To make a sweeping generalization, it seems that the folks we work with--working class people, people who work with their hands for a living, people with larger extended families - are very comfortable with spaces where multiple people are authors. They are comfortable with shared authorship of space and events. Whereas formal organizations have a harder time facilitating a shared sense of space and events.

Really interesting. So there is authorship, but no bylines.

 No visible bylines. But they still exist informally. The bylines are in the community’s awareness of the space. "Aurora made that sign." "I helped paint that sign." "I was here when Sal was working on that." People know, but they know based on their real experience of it in the space.

When I visited, it was so clear that there are so many people who use the Workshop again and again, who build things over time, who get involved in different projects for different reasons. 

Yes. And it's hard for us to document. Half of our attendance per year is in enrollment and school-based programs, but half is in our drop-in spaces, where we don't track participants at all. We know anecdotally that a lot of these people are repeating and deepening their participation, but we don't have the data.

We're just starting to interview our alumni now and creating a catalogue of their stories. It's powerful. But that's not the focus of the program. The focus of the program is to make it work every day.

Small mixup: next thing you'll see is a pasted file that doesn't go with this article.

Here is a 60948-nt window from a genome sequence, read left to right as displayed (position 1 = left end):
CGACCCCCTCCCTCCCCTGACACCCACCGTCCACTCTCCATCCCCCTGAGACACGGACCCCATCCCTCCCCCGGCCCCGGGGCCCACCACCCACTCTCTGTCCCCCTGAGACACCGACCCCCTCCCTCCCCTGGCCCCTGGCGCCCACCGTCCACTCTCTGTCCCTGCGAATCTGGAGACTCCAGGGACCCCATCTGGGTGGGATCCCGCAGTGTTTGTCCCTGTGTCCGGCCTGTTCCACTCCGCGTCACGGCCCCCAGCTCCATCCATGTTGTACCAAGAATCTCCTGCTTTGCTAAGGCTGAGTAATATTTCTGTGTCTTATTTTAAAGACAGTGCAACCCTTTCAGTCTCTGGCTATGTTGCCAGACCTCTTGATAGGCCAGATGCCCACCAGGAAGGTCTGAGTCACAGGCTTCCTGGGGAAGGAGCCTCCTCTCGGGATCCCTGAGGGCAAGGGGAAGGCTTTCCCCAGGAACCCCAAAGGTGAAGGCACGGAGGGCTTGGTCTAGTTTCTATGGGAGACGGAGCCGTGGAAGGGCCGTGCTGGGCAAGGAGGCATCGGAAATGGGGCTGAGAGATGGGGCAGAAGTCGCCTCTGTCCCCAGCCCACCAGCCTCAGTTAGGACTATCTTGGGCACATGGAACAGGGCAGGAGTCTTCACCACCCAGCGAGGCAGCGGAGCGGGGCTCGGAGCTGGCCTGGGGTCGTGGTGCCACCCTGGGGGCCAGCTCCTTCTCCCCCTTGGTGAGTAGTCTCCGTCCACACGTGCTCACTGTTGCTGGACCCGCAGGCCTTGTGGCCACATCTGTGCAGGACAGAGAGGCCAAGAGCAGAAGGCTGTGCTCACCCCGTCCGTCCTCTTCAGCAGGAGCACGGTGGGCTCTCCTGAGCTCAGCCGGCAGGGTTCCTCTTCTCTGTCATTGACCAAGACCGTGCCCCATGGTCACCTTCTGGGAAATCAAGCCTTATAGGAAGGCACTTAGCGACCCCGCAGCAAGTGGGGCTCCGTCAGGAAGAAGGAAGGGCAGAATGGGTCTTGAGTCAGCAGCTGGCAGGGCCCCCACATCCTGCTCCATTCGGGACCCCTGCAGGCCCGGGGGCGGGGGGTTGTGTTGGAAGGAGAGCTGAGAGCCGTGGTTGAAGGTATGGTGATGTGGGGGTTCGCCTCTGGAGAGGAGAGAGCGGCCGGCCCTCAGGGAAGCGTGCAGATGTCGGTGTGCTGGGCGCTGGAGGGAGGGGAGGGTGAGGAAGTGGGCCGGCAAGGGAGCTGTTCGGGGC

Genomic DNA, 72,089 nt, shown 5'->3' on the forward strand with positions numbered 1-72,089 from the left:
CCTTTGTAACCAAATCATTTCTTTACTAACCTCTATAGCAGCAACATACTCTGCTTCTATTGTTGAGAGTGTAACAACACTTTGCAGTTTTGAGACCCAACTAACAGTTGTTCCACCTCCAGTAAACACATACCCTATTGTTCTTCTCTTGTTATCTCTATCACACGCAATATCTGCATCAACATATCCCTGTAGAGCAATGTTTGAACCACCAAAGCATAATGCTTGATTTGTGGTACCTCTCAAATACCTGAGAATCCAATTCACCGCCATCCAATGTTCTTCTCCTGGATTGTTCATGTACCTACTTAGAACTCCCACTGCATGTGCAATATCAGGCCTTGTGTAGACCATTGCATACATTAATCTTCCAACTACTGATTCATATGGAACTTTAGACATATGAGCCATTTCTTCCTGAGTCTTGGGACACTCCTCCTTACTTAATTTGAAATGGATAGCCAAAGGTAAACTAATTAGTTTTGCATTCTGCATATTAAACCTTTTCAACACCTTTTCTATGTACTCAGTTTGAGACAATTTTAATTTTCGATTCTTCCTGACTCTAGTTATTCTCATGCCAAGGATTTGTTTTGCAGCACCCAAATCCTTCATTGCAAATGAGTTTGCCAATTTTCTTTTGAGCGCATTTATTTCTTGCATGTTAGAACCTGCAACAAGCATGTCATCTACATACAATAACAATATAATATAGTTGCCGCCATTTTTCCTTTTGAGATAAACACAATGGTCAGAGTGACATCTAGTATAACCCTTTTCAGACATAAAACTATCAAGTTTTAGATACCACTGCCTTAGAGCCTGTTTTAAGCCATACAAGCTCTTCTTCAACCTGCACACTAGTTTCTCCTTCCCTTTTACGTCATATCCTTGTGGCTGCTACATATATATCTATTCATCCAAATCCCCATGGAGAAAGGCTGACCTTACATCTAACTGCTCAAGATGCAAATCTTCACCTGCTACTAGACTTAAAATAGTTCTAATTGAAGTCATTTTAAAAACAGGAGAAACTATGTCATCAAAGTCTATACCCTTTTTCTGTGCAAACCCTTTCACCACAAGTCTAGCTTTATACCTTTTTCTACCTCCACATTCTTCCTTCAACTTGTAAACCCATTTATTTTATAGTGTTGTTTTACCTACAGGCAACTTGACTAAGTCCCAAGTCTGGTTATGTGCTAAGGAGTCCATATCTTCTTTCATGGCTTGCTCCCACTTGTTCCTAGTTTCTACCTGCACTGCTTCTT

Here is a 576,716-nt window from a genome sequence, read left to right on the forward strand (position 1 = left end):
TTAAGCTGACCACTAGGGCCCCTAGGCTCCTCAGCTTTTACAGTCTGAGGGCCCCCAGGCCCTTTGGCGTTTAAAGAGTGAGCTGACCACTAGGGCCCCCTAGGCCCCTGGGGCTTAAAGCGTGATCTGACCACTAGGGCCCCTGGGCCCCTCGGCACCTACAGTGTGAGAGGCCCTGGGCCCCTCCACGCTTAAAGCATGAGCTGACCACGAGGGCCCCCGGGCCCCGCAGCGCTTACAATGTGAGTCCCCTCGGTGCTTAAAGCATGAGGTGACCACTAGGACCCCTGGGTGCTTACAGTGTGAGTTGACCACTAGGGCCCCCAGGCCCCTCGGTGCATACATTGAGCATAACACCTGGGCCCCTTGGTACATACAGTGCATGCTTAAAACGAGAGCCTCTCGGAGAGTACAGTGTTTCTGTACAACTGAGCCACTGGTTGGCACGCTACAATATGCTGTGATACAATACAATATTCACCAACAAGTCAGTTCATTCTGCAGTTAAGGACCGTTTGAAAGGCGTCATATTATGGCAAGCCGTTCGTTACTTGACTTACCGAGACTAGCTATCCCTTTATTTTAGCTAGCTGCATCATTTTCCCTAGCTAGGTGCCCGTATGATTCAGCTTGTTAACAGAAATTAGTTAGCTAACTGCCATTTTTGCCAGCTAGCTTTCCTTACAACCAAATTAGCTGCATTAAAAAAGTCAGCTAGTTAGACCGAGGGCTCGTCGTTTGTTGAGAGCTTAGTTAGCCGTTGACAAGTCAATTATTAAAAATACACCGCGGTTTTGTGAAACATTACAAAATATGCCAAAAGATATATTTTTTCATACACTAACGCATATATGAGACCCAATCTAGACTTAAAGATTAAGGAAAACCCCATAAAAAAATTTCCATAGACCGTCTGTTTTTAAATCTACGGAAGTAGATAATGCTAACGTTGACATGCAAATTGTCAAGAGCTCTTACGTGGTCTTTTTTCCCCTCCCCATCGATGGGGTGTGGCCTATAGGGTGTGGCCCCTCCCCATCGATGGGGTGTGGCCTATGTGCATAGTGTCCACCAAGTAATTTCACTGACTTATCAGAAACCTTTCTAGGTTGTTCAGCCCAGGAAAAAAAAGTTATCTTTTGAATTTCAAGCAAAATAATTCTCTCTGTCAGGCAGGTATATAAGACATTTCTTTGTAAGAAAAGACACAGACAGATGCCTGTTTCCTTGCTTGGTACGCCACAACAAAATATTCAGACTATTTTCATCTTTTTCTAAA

Big thanks to Emilyn Green and the Community Science Workshop Network for sharing insights in this post. Emilyn will be checking in on the comments here and can respond to your questions.  If you are reading this via email and would like to share a comment, you can join the conversation here.

Wednesday, March 11, 2015

Crossing the Professional-Amateur Line

Think back to the last time you crossed a line.
Did you feel brave? Deviant? Proud? Ashamed?

In art institutions, we typically treat the curator as the arbiter of quality. The curator draws the line between worthy and unworthy. He may explain the rationale behind where he drew the line--or not. Either way, visitors are expected to respect the line, respect the judgment, and appreciate the resulting display.

I'm not sure how well this is working for us in museum-land.

As our culture explodes in embracing creativity across the professional/amateur spectrum, museums have two choices:
  1. we can sharpen the line.
  2. we can embrace the embrace.